10 August 2017 2017 11:00 AM GMT

Major Realignment In Motorsport As Porsche Prioritises Formula E Over Le Mans

From 2019, a Porsche works team will compete in Formula E. As a result, the company will be ending its involvement in the LMP1 class of the FIA World Endurance Championship (WEC) at the end of the 2017 season. Porsche maintains its focus on international GT racing, and will also concentrate its motorsport strategy on using the 911 RSR in the GT class of the FIA World Endurance Championship, the highlight of which is the 24 Hours of Le Mans, as well as the American IMSA WeatherTech SportsCar Championship and other long-distance classics.

This realignment of motorsport is derived from the direction set out for the company in Porsche Strategy 2025, which will see Porsche develop a combination of pure GT vehicles and fully electric sports cars, such as the first fully battery-powered Mission E road car. “Entering Formula E and achieving success in this category are the logical outcomes of our Mission E. The growing freedom for in-house technology developments makes Formula E attractive to us”, says Michael Steiner, Member of the Executive Board for Research and Development at Porsche AG. “Porsche is working with alternative, innovative drive concepts. For us, Formula E is the ultimate competitive environment for driving forward the development of high-performance vehicles in areas such as environmental friendliness, efficiency and sustainability”. Porsche has already taken the first steps towards developing its own Formula E racing car this year.

At the same time, Porsche is increasing its commitment in the GT class. “A diversity of manufacturers and the quality of both WEC and IMSA have led us to strengthen our commitment and concentrate our energies on using the 911 RSR”, says Steiner. “We want to be number one. To do that, we must invest accordingly”.

After four highly successful years, three victories in a row at the 24 Hours of Le Mans and World Championship titles in both the team and driver classification in 2015 and 2016, Porsche will leave the LMP1 class behind. Nevertheless, this year the works team from Weissach wants to defend the two World Championship titles one more time. The season ends on November 18 in Bahrain.

Fritz Enzinger, Vice President LMP1 and a central figure in the return of Porsche to top-level motorsport in 2014, says: “Building up the Le Mans team from scratch was a huge challenge. Over the years, we have developed an incredibly successful and professional team. This will be our basis going forward. I am certain that we will maintain our high level in Formula E. Confidence is high, and we are excited to get started”.

Porsche will keep the successful LMP1 team fully intact, including the factory drivers. Alongside ventures in other racing series and the intensive preparation for Formula E, Porsche is examining other fields of application and development areas.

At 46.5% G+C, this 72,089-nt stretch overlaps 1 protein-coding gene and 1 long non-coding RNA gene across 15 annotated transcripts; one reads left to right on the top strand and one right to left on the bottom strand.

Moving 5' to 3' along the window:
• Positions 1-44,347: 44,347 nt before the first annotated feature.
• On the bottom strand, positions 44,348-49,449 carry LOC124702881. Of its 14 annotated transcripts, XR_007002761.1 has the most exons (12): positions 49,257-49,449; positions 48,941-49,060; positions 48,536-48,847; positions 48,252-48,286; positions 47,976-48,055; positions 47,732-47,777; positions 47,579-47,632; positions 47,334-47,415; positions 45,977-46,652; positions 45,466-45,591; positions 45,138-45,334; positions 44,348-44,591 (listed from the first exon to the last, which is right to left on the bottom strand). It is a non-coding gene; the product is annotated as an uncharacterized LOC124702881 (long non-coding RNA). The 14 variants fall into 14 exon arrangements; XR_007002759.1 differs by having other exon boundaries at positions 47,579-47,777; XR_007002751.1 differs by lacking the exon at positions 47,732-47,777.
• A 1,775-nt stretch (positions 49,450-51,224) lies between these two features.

Formula E is the world’s first purely electric racing series and was launched on September 13, 2014. The International Automobile Federation, or FIA, which is also responsible for Formula 1, has organised the series to make a statement in favour of electromobility and to get more young people excited about motorsport. Unlike most other series, the season begins in the autumn and ends in summer. The race venues are specially designed street courses in the heart of major cities, meaning the sport comes to the spectators – and not the other way around. Electromobility is playing an important role in the mobility of tomorrow, especially in urban environments.

Image: Courtesy of Porsche AG

June 20th 2018
Battery Boom: Wind And Solar Can Generate Half Of Worldwide Electricity By 2050

Coal is to shrink to just 11% of global electricity generation by mid-century, from 38% now, as costs shift heavily in favour of wind, solar and batteries. Wind and solar are set to surge to almost “50 by 50” – 50% of world generation by 2050 due to reductions in cost. “Cheap battery storage means that it becomes increasingly possible to finesse the delivery of electricity from wind and solar so that these technologies can help meet demand even when the wind isn’t blowing and the sun isn’t shining. The result will be renewables eating up more and more of the existing market for coal, gas and nuclear.”

June 22nd 2018
Growth Of Renewables In Peru As Enel Opens Largest Wind Farm In Country

Enel is now Peru’s leading renewable energy generator with around 1.1 GW of installed capacity following the commissioning of Wayra I which, with more than 132 MW, is now Peru’s largest wind farm. Built in approximately a year and comprising 42 wind turbines of 3 MW over each, it’s expected to produce 600 GWh per year; enough to avoid the annual emission of over 285,000 tonnes of CO2 into the atmosphere. The energy generated by the wind farm is being delivered to the Peruvian transmission grid (SEIN) through the Poroma substation. The project is supported by a 20-year energy supply contract with Peru’s Ministry of Energy and Mines.

June 12th 2018
Mission E: Porsche’s First Fully Electric Sports Car Is Named Taycan

Porsche have announced that series production of its first purely electric vehicle is set to begin next year. The “Mission E” concept study, the name currently used to describe Porsche’s complete electric offering, will be known as the Taycan. Two permanently excited synchronous motors (PSM) with a system output of over 600 hp (440 kW) accelerate the electric sports car to 100 km/h in well under 3.5 seconds and to 200 km/h in under twelve seconds. This performance is in addition to a continuous power level that is unprecedented among electric vehicles.